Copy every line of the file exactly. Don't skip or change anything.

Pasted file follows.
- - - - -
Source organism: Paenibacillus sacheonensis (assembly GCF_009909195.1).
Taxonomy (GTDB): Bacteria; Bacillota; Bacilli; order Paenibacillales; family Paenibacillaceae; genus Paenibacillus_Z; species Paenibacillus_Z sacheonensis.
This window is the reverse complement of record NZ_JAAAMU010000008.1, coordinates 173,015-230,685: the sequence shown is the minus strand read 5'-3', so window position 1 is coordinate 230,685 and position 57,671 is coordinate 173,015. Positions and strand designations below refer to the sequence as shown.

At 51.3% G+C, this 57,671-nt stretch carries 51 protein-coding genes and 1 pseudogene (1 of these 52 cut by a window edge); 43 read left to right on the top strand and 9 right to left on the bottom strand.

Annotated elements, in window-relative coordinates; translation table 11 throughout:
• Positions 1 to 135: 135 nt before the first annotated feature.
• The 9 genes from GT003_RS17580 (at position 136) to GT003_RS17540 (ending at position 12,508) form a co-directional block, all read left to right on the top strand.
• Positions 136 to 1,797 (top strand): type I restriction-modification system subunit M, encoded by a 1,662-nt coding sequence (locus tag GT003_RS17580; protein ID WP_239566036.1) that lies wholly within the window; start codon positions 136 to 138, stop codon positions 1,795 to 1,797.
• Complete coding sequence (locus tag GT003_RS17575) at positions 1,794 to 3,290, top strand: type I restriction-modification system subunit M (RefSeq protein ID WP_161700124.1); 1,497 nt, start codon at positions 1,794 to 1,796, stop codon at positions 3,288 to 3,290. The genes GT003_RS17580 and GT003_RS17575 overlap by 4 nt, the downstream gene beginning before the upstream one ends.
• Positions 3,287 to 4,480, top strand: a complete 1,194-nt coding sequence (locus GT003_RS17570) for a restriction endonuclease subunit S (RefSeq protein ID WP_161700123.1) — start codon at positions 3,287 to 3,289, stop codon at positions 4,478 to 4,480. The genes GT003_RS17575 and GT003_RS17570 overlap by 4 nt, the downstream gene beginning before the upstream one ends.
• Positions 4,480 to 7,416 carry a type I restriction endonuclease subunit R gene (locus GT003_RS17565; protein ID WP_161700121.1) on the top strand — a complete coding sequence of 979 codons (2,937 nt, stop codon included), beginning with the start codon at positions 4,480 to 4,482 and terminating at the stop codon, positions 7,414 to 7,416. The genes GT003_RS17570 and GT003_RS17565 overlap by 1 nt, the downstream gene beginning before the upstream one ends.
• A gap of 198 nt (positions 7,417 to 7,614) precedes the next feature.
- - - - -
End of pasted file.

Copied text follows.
Source organism: Paenibacillus sacheonensis (assembly GCF_009909195.1).
Taxonomy (GTDB): Bacteria; Bacillota; Bacilli; order Paenibacillales; family Paenibacillaceae; genus Paenibacillus_Z; species Paenibacillus_Z sacheonensis.
This window is the reverse complement of record NZ_JAAAMU010000008.1, coordinates 173,015-230,685: the sequence shown is the minus strand read 5'-3', so window position 1 is coordinate 230,685 and position 57,671 is coordinate 173,015. Positions and strand designations below refer to the sequence as shown.

At 51.3% G+C, this 57,671-nt stretch carries 51 protein-coding genes and 1 pseudogene (1 of these 52 cut by a window edge); 43 read left to right on the top strand and 9 right to left on the bottom strand.

Annotated elements, in window-relative coordinates; translation table 11 throughout:
• Positions 1 to 135: 135 nt before the first annotated feature.
• The 9 genes from GT003_RS17580 (at position 136) to GT003_RS17540 (ending at position 12,508) form a co-directional block, all read left to right on the top strand.
• Positions 136 to 1,797 (top strand): type I restriction-modification system subunit M, encoded by a 1,662-nt coding sequence (locus tag GT003_RS17580; protein ID WP_239566036.1) that lies wholly within the window; start codon positions 136 to 138, stop codon positions 1,795 to 1,797.
• Complete coding sequence (locus tag GT003_RS17575) at positions 1,794 to 3,290, top strand: type I restriction-modification system subunit M (RefSeq protein ID WP_161700124.1); 1,497 nt, start codon at positions 1,794 to 1,796, stop codon at positions 3,288 to 3,290. The genes GT003_RS17580 and GT003_RS17575 overlap by 4 nt, the downstream gene beginning before the upstream one ends.
• Positions 3,287 to 4,480, top strand: a complete 1,194-nt coding sequence (locus GT003_RS17570) for a restriction endonuclease subunit S (RefSeq protein ID WP_161700123.1) — start codon at positions 3,287 to 3,289, stop codon at positions 4,478 to 4,480. The genes GT003_RS17575 and GT003_RS17570 overlap by 4 nt, the downstream gene beginning before the upstream one ends.
• Positions 4,480 to 7,416 carry a type I restriction endonuclease subunit R gene (locus GT003_RS17565; protein ID WP_161700121.1) on the top strand — a complete coding sequence of 979 codons (2,937 nt, stop codon included), beginning with the start codon at positions 4,480 to 4,482 and terminating at the stop codon, positions 7,414 to 7,416. The genes GT003_RS17570 and GT003_RS17565 overlap by 1 nt, the downstream gene beginning before the upstream one ends.
• A gap of 198 nt (positions 7,417 to 7,614) precedes the next feature.